Now, assuming we live in a democracy, I would say there are things called courts, police, administration officials.
    All of them can be approached for redress. Not to mention there is the media as well.


    So, accoring to you:

    None of them are necessary. or if necessary and not working, we dont need to set them right.
    We need to resort to vigilante justice.


    You say:
    "See the results of the “peaceful” war in Iraq that was supposed to bring democracy and peace to the whole region? "

    I assume you are aware of what's going on in Iraq, including the spread of IIF and their violence, funding by neighbouring countries and that bankroller of terrorism, Saudi Arabia?

    I also assume that you do know that Iraq had its first elections since tha Baath party came to power? and that someone who used chemical weapons on his own people is on trial?

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  5. Disturbing post. This question of 'right' and 'wrong' violence is one of those unsolved ones that generations to come will continue to debate and never reach a consensus.

    Treating the symptoms and not the root disease is a problem not only in this case but in most of the circumstances in our lives. Many medicines cure the symptoms and not the cause and thats why no person can claim to have recovered 100% in most of the cases. The illness comes back.

    In a relationship, we treat symptoms of conflict and not the root of the conflict.

    This symptom and root thing is so deeply imbibed into our thought process and we unknowingly act accordingly and even when realisation dawns, hardly do anything abt it.

    A very sad state of affairs!

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  6. Very thought provoking post here. I am not sure how to react here..

    suyog

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  7. I always wondered about the persuasiveness of leaders of these extremist groups. I wish if someone could channelise these spirited souls in a positive direction, like make them take the doctor to task in this case, by handing him over to the cops or informing the Lokayukta council, it could have solved two problems in one shot. Sadly, I think humans are driven more by immediate results than sustained and righteous solutions!

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  8. Though im dead against violence, i would raise my voice against the corruption.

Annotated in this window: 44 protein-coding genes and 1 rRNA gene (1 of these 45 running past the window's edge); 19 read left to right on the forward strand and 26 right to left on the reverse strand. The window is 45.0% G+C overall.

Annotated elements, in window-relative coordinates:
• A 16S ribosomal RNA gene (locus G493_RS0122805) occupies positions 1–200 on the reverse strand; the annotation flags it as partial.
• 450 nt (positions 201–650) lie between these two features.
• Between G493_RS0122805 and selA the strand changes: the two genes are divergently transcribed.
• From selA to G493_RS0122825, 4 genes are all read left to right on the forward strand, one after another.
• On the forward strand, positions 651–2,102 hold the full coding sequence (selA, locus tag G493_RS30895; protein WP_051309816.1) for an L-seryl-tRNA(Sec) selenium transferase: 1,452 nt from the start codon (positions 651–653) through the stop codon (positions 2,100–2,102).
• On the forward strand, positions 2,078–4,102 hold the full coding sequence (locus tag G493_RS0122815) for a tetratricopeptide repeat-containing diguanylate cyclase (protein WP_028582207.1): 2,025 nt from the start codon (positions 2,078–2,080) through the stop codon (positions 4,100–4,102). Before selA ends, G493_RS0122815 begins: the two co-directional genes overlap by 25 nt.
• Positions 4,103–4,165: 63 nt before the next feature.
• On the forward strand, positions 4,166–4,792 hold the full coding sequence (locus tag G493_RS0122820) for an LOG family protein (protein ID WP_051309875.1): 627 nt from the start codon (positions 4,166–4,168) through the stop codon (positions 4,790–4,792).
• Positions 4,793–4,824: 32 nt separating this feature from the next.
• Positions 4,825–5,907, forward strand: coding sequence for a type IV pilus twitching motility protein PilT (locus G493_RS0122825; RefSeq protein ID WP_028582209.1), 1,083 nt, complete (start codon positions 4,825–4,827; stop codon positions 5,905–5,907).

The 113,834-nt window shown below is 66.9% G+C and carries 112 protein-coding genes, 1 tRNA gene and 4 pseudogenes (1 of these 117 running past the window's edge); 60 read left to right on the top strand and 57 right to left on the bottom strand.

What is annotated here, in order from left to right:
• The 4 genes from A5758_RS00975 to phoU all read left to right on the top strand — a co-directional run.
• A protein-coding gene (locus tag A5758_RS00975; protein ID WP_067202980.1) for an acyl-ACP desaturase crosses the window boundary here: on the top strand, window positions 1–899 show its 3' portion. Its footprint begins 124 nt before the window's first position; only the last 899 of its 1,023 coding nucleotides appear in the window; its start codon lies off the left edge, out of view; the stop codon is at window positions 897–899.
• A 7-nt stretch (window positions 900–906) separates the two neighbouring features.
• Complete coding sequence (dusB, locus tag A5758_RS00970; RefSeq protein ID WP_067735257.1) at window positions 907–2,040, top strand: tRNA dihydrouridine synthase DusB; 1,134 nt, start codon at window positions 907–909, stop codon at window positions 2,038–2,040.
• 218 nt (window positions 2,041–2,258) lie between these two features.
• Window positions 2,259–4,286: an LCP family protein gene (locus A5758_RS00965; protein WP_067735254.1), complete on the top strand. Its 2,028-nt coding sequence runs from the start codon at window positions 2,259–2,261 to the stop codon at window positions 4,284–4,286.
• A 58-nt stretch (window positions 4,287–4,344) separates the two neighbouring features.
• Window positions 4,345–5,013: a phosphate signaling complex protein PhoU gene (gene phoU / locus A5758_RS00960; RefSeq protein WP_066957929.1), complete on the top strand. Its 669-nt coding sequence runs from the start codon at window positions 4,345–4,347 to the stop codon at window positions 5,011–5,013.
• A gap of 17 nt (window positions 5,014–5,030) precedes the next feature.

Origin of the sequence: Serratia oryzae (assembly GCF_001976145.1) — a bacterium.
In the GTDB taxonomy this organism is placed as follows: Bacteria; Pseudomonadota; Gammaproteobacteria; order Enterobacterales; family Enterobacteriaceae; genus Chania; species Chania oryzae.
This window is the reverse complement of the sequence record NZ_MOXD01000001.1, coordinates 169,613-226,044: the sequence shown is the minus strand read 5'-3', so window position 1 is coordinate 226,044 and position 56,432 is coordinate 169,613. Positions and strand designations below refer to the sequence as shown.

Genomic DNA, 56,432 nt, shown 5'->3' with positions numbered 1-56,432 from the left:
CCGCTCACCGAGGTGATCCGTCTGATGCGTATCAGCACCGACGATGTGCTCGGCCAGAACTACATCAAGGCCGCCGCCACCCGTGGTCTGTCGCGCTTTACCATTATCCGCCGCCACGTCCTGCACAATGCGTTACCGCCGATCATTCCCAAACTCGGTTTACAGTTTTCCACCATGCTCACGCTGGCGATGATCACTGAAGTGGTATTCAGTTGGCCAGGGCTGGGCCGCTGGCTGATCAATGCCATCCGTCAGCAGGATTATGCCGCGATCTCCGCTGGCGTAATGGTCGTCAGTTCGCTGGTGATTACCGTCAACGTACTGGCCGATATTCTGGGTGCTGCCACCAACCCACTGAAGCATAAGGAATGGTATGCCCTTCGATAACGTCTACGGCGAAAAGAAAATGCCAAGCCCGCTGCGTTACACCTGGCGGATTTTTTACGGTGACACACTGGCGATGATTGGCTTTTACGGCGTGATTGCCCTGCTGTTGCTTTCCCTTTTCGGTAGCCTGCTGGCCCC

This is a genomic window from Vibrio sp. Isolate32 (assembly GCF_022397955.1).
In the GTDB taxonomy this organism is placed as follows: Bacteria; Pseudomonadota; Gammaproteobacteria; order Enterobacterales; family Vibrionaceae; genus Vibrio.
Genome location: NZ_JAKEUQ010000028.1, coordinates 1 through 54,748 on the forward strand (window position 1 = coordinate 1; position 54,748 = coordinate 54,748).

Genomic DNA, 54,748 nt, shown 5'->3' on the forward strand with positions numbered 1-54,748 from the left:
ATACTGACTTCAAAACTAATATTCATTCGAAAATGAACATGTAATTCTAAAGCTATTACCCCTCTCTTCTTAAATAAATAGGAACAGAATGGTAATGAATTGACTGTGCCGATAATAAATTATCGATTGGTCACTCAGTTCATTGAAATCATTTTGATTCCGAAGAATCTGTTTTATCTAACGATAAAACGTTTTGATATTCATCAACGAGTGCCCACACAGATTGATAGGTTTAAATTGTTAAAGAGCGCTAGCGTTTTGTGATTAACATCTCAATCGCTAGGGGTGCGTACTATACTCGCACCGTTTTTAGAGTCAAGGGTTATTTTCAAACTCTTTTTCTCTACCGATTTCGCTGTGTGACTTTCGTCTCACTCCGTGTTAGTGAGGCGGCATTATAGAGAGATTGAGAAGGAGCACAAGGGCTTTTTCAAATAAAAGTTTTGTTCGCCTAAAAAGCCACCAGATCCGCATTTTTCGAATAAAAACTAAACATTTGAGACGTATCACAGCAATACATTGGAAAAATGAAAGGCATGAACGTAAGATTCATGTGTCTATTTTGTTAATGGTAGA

One more incident i came across. A maid from singapore sent some stuff across to chennai (thru ship). It was a box filled with the stuff she was using here and some new clothes for her family and friends. The customs officer demanded 25,000 to release it. After crying and pleading for a few days to get her own goods released, she paid 10,000 bribe and got them released to find that the box was opened and all the new clothes were taken off by the officers!! How sick these officers can be?

    The same officers will let the real offenders go thru easily by taking some bribe without any problem. Its the common people who actually suffer by these rules and policies. Do we really need rules and policies like this?

    Well these sort of people are one among us. They are bred by the "Indian Mentality".

    When will we honour our fellow being? Is this called as Indian Culture?

    Well someone mentioned about the media, police, court etc in the comments.. but tell me

    "Beline eddu holana maidre....."

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  10. How can I not comment on this post!

    First - Anil, I must shamefully admit that I DON'T know who Naxalites are. Although, my mother has explained it to me a lot of times before, but I never really get it.

    Second - The hospital story touched me more than the Naxalites incident. My God knows how I survived when I was admitted to a hospital in Delhi, two years ago.

    Third - Naxalites may be those people who are convicted to set their own rules of living, no matter how aquitted our society maybe. Their call!

    But I still feel - the end does not always justify the means - and that's again something debatable, Anil!